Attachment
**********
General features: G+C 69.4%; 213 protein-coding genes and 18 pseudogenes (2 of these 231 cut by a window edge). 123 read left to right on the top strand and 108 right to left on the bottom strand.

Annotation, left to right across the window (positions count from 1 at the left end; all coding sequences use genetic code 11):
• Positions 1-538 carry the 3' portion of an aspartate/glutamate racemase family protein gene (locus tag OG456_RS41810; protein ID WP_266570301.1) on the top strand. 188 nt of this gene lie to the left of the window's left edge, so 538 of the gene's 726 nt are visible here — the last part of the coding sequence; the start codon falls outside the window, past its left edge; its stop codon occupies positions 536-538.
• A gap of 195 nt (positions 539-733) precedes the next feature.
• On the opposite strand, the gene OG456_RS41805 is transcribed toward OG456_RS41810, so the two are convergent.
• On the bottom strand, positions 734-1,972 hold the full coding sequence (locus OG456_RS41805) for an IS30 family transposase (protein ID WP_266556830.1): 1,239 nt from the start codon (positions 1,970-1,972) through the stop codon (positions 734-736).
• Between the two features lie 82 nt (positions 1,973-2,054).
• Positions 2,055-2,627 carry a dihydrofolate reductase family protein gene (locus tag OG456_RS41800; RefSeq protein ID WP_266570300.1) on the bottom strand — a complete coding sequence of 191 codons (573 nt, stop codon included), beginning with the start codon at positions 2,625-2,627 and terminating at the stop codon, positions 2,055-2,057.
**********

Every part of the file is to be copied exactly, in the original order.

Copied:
General features: G+C 69.4%; 213 protein-coding genes and 18 pseudogenes (2 of these 231 cut by a window edge). 123 read left to right on the top strand and 108 right to left on the bottom strand.

Annotation, left to right across the window (positions count from 1 at the left end; all coding sequences use genetic code 11):
• Positions 1-538 carry the 3' portion of an aspartate/glutamate racemase family protein gene (locus tag OG456_RS41810; protein ID WP_266570301.1) on the top strand. 188 nt of this gene lie to the left of the window's left edge, so 538 of the gene's 726 nt are visible here — the last part of the coding sequence; the start codon falls outside the window, past its left edge; its stop codon occupies positions 536-538.
• A gap of 195 nt (positions 539-733) precedes the next feature.
• On the opposite strand, the gene OG456_RS41805 is transcribed toward OG456_RS41810, so the two are convergent.
• On the bottom strand, positions 734-1,972 hold the full coding sequence (locus OG456_RS41805) for an IS30 family transposase (protein ID WP_266556830.1): 1,239 nt from the start codon (positions 1,970-1,972) through the stop codon (positions 734-736).
• Between the two features lie 82 nt (positions 1,973-2,054).
• Positions 2,055-2,627 carry a dihydrofolate reductase family protein gene (locus tag OG456_RS41800; RefSeq protein ID WP_266570300.1) on the bottom strand — a complete coding sequence of 191 codons (573 nt, stop codon included), beginning with the start codon at positions 2,625-2,627 and terminating at the stop codon, positions 2,055-2,057.